Walkable streetscapes, housing, and other uses are coming to the sprawling Silicon Valley city.Read More
The 1180 Fourth Street development aims to integrate families into the neighborhood.Read More
A Miami architect/developer conceives flexible, two-unit urban townhouses to make them more affordable—especially in the walkable, close-in urban neighborhoods that millennials prefer.Read More
After more than a decade of planning, Chicago this June opened the first section of the trail, now known as the 606. An elevated railroad right-of-way converted to a pedestrian greenway, the 606 is a multifunctional park system that also includes a bike path and five neighborhood parks on the ground level along its 2.7-mile (4.5 km) stretch.Read More
In a unique collaboration, the American Museum of Natural History brings its traveling exhibits to a new development in Overland Park, Kansas.
A few developers, such as New York City–based Jonathan Rose Companies (JRCo) and St. Louis–based McCormack Baron Salazar, start with a mission-driven approach to create vibrant communities that give more people a safe and engaging place to call home—and then make sure that the developments also fit with their profit motivation.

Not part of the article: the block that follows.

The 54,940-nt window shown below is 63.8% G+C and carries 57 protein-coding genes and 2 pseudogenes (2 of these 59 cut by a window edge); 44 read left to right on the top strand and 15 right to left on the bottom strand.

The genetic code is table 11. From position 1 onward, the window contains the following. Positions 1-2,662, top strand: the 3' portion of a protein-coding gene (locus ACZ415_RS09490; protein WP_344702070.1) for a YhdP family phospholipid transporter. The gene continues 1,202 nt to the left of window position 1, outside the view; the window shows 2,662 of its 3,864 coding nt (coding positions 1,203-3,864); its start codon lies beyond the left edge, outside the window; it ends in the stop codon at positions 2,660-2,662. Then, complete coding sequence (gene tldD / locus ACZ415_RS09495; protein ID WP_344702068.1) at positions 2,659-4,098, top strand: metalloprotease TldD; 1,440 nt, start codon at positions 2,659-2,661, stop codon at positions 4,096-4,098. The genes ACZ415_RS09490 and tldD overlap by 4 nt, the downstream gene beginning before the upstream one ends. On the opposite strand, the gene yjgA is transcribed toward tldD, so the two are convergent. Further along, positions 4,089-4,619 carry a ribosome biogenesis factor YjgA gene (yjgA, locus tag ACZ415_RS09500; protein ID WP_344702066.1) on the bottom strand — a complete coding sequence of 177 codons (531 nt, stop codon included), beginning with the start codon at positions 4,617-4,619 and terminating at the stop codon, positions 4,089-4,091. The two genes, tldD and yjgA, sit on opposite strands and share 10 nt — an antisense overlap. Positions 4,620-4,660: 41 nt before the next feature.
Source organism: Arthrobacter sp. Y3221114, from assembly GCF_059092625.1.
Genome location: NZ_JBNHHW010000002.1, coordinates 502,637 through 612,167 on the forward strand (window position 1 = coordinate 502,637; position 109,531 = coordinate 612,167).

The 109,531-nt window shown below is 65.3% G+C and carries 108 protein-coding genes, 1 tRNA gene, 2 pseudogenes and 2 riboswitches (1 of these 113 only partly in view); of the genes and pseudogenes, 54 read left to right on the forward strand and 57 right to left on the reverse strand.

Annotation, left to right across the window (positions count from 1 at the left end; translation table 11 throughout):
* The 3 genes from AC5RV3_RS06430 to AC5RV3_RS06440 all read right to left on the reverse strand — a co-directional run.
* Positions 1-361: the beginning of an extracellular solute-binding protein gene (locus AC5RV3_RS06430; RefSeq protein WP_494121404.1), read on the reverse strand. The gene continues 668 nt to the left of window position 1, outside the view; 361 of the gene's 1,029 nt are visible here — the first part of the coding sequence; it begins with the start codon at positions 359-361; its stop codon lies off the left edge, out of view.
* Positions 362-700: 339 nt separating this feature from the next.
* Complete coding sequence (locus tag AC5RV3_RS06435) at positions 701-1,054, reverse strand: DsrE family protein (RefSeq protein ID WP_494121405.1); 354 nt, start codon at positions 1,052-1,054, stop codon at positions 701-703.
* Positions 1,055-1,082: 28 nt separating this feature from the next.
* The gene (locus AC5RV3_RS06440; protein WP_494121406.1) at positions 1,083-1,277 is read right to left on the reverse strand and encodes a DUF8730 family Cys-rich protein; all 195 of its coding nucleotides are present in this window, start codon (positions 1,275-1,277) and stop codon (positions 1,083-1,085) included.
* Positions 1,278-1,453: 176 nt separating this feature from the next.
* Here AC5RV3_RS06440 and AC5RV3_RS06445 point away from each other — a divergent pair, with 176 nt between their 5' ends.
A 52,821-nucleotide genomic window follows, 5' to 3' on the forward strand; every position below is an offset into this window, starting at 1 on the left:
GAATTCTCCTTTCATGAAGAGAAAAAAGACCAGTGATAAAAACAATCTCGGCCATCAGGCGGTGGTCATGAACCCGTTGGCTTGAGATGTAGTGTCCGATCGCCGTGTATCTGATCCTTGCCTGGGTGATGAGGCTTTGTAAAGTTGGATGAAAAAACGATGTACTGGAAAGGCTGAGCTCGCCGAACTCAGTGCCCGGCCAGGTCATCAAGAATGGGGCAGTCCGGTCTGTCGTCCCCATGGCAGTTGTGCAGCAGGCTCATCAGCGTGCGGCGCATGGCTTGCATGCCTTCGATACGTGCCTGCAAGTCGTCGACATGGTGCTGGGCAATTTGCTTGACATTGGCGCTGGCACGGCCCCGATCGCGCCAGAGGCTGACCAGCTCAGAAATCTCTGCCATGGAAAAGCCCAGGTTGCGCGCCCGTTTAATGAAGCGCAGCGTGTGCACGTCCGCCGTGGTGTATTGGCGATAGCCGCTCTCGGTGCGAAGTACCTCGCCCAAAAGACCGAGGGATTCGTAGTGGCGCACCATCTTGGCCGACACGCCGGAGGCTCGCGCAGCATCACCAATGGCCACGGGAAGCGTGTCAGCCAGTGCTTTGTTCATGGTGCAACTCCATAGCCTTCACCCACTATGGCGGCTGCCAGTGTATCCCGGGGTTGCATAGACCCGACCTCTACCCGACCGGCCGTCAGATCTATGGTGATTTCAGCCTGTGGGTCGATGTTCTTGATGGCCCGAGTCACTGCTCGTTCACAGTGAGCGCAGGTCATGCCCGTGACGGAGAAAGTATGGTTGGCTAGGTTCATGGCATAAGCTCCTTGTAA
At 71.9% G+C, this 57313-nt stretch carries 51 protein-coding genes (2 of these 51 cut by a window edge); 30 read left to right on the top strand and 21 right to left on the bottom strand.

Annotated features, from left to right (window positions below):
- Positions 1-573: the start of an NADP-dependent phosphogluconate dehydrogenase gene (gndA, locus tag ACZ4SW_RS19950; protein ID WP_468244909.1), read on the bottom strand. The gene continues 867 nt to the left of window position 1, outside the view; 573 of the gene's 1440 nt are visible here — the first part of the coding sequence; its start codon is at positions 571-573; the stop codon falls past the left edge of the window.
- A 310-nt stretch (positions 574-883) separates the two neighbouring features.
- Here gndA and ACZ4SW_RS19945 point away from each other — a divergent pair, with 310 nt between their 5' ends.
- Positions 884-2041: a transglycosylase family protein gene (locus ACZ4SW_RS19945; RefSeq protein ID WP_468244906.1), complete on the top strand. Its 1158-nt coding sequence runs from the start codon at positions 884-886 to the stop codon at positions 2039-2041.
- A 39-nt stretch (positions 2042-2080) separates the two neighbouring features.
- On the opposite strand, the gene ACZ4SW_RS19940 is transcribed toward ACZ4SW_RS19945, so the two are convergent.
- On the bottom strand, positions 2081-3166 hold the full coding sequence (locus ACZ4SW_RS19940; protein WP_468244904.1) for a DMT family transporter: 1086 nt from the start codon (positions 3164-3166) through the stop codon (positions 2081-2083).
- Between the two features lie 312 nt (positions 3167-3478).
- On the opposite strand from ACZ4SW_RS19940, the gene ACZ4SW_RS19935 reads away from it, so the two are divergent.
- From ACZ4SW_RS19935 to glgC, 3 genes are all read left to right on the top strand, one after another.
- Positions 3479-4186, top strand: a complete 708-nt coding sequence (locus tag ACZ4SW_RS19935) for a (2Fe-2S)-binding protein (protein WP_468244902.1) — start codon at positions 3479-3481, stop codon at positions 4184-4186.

Hushan North Bund transforms a former commercial dock into a vibrant mixed-use development.
A crumbling industrial site on the fringe of Brooklyn’s real estate boom is becoming a magnet for innovative businesses. Industry City has drawn Fortune 500 companies, technology startups, a professional sports training facility, an ice cream maker, and visual artists to a complex of 15 giant, century-old factory buildings on the Brooklyn waterfront.
Though they pose unique development challenges, authentic, locally focused food vendors create unique experiences.
A development in Boston is the first of the five initial Choice Neighborhoods projects to be completed when HUD Secretary Julián Castro cut the ribbon on Quincy Heights, a 129-unit scattered-site housing redevelopment in Dorchester’s Quincy Corridor.